The ecosystem explanation from Roy, with helpful mime from Moss, is as good a set-piece as the show has ever done, and it’s just two characters in a single shot on the regular set. It’s a perfect mix of performance and writing, speaking organically to character and situation (Roy and Moss as the old hands, Jen as the newcomer) even as it goes for deicious silliness.
“Richmond’s out of his room!” Moss’s reactions in general. “But the rain-forest…” Also Moss’s errant mug provides a great running gag, and a nifty Radiers of the Lost Ark coda.
The usual plethora of drop-in-anywhere gags – the birds in the CD tray, Moss laughing at circuit board, Roy in no rush to respond to the call from upstairs. (A variant of the joke in episode one, this time handled by Jen, revealing an implication that The Red Door was really meant to go out second.)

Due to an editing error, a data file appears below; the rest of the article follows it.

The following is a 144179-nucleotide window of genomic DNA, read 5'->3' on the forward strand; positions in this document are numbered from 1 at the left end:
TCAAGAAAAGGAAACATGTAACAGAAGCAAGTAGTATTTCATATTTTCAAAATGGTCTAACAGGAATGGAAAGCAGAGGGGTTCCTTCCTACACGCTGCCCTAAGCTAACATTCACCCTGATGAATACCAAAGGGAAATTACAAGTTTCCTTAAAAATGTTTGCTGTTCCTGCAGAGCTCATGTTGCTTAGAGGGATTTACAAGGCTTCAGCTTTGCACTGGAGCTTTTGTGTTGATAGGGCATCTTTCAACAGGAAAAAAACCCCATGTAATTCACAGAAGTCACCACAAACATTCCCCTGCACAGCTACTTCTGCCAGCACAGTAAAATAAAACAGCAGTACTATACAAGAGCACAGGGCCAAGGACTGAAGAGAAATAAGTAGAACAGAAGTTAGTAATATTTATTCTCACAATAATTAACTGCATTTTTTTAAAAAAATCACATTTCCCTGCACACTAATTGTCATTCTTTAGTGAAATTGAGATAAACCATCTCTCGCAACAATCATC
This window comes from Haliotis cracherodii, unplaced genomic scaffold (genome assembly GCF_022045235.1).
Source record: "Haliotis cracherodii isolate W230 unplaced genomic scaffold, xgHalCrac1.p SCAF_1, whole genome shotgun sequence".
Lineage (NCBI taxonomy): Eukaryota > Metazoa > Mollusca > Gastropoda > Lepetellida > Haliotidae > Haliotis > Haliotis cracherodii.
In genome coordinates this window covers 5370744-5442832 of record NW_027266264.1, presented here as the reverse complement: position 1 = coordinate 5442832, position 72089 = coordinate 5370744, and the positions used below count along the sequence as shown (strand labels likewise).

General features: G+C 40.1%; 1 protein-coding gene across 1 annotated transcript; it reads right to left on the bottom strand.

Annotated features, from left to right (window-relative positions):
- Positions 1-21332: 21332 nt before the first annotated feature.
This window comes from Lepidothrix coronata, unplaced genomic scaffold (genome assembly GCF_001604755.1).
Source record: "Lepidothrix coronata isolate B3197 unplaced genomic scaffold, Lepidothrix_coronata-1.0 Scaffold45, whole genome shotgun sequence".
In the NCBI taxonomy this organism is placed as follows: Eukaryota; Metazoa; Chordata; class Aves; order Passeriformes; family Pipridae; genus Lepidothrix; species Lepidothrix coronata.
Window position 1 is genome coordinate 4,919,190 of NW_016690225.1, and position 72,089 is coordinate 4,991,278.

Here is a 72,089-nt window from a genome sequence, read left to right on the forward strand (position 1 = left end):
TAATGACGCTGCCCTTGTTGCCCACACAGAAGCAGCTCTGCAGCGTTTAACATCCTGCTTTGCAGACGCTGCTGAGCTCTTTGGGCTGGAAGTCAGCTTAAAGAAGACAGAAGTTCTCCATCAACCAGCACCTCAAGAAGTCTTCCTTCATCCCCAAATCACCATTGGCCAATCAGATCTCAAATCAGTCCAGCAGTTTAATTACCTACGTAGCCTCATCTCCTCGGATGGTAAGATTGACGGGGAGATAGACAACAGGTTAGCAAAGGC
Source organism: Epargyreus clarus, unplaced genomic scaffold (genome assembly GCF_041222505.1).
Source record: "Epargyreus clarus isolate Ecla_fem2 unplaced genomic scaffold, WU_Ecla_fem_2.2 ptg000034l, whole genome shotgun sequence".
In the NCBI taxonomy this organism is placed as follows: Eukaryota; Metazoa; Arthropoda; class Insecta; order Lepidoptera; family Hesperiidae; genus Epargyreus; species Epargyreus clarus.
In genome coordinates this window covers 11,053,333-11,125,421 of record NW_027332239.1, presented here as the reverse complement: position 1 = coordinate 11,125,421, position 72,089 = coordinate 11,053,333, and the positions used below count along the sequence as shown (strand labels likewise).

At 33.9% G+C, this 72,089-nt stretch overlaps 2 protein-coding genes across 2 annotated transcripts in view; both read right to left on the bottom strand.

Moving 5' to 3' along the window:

You’ve Got Shit On Your Head
The sections revolving around the window providing more light, particularly the gag of Roy tripping over as he insists it’s not that gloomy, would have worked much better if the room was gloomy. At that moment Roy needed to be it least partially in shadow – difficult with a studio audience shoot, but worth getting right. It would also have helped a couple of moments later on, too: Jen’s approach to the red door, where more moody lighting would have increased the horror movie visuals being attempted by the POV camera; and the final moment of Richmond reacting to the bright light of the window, which is nowhere near as extreme on-screen as it needs to be for the moment to work.
The green door final gag doesn’t play especially well. Hard to say why, perhaps it’s just too conventional a joke. Or perhaps the true nature of the red door simply means we’d like to see what’s behind the next one.
The attempt to resolve Richmond’s relationship with Denholm doesn’t quite work dramatically or comedically. (See below.)
What Graham Says